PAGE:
Get governance or get off

I feel the pain of nonprofit CEOs and development staff who rail about board members’ reluctance to step up to the fundraising challenge.

I’ve served on the development staffs of three Christian colleges, including a short stint as a VP for Advancement. For the past 15 years, I’ve provided development counsel to faith-based nonprofits. I’ve authored dozens of articles about the board and fundraising and presented hundreds of workshops on the topic. And, as the member of one nonprofit board after another, I’ve sat through many fundraising pep talks delivered by other consultants.

In short, I’ve experienced this subject from every angle, first-hand. I’m familiar with every argument, every plea.

begging_to_boss_400_clr_6532I also know that for all the training, the talk, and the tears (on the part of frustrated staff), the majority of nonprofits aren’t doing any better today than 10 years ago. In fact, most are doing worse. Which explains my growing frustration with the way agency staff and my colleagues in the consulting community hip-hop over the REAL work of the board – governance – and go straight to fundraising.


I’m heartened when some of my kind give a nod to other items on a board member’s job description. And I’m thrilled by those who name excellence in governance as the highest aim of boards and board members. But too many wise ones boil their advice to board members down to four short words: “Get or get off.”

Case in point, a blogger with the Philanthropy of Chronicle’s online daily edition. She writes:

Board membership and fundraising go hand in hand, but all too often, trustees don’t think that way. . . Ultimately, you have to offer board members choices, and you have to respect their decisions. Fundraising can be scary for the uninitiated. Here are some ways to make it less intimidating:

  • Plan to spend a considerable amount of board time training your trustees if this is new to them.
  • Clearly define fundraising as a process rather than an event. It’s all about building relationships.
  • Offer trustees a menu of opportunities for how to get involved. Some are not comfortable making an ask but are more than happy to help with anything from making stewardship calls to setting up meetings with colleagues to having an “at-home” to introduce your mission to friends and family.
  • If none of the above work, find a graceful way for the trustee to leave the board but stay involved in another position, such as committee member or volunteer.

Turning the board into a fundraising machine will be a long process but well worth it. (Emphasis mine)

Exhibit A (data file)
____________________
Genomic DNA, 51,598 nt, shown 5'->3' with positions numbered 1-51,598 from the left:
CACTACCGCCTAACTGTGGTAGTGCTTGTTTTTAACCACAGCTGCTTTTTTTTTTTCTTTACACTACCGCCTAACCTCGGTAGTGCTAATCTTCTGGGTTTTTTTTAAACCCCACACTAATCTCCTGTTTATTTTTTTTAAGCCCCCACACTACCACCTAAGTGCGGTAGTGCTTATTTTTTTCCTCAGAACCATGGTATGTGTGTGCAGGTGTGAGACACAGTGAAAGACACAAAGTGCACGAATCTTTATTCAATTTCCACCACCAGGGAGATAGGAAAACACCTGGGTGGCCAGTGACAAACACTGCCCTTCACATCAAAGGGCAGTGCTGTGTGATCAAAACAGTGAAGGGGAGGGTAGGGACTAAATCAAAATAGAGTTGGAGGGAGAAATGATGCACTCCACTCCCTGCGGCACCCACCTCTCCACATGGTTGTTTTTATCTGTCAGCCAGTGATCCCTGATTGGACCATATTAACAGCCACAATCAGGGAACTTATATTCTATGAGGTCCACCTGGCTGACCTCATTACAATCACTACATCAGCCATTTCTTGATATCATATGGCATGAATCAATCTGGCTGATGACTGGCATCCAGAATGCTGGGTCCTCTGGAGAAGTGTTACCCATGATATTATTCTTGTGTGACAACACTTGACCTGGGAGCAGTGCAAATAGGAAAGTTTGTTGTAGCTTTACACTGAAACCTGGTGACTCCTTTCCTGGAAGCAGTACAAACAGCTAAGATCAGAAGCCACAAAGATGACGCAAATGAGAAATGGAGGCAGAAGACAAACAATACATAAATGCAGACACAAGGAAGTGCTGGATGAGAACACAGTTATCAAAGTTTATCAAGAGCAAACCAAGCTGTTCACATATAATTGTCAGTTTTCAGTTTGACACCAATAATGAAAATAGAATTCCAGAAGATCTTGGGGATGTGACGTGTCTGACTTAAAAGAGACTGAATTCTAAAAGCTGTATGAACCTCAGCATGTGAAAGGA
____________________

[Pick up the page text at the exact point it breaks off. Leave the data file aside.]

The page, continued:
Maybe. But as I’ve written here, a board that’s a smooth-functioning governance machine is worth even more. Sadly, there’s nary a mention in the bullet points above of the foundational purpose for which boards were created — to govern.

The board’s chief (some would say, sole) responsibility is to create the structures, policies, and environment in which the organization (including the fundraising program) can flourish. In other words, it’s the job of the board to advance the organization through governance. To ask a board member who excels in other areas of governance work to exit the board because he or she doesn’t feel comfortable stumping for money would be a tremendous disservice to the person and the organization.

Board members contribute to mission advancement in many ways. Each comes to his or her board assignment with a unique combination of personal, professional, and spiritual giftedness. In recruiting a well-rounded board, it’s appropriate to make comfort/expertise with fundraising a criteria, but not the determinant in board member selection.

When seeking long-term organizational vitality, I counsel CEOs and board chairs to put the emphasis on good governance. If a board member doesn’t want to go there – if he or she doesn’t want to get what it means to do good board work – then I’m willing to say “get off.”

Recruiting and nurturing a strong board — a board that defines its best gift as good governance — is a slow process. But it’s well worth the effort. I guarantee.


  1. Lee Solomon says:


    Is it wiser to identify and mentor current board members who are willing to try the above and not expect all will engage? We have a couple who are willing and are doing some of the above bullet points. One is even hosting an event inviting friends, congregants and clients from his business to attend. From a development officer perspective (18 yrs) I am willing to have a few vs. none.

    • As you say, Lee, a few board members who are good at and enjoy being part of the fundraising function is definitely better than none. In fact, it’s better than that. It’s great — and realistic. A strong, well-rounded board includes members with a range of expertise, interests, networks, and spiritual gifts. It’s up to the board chair, president, and senior staff to make the most of all the assets present within the boardroom. I’ll be the first to dance for joy when a board member or two (three or four) shows interest in and an aptitude for development work, but I’m sad when CEOs, fundraising staff, or consultants make fundraising the be-all of board work. It’s good news that you have a couple of development devotees on your board. Enjoy. But also enjoy the rest of the board. They bring gifts, too.

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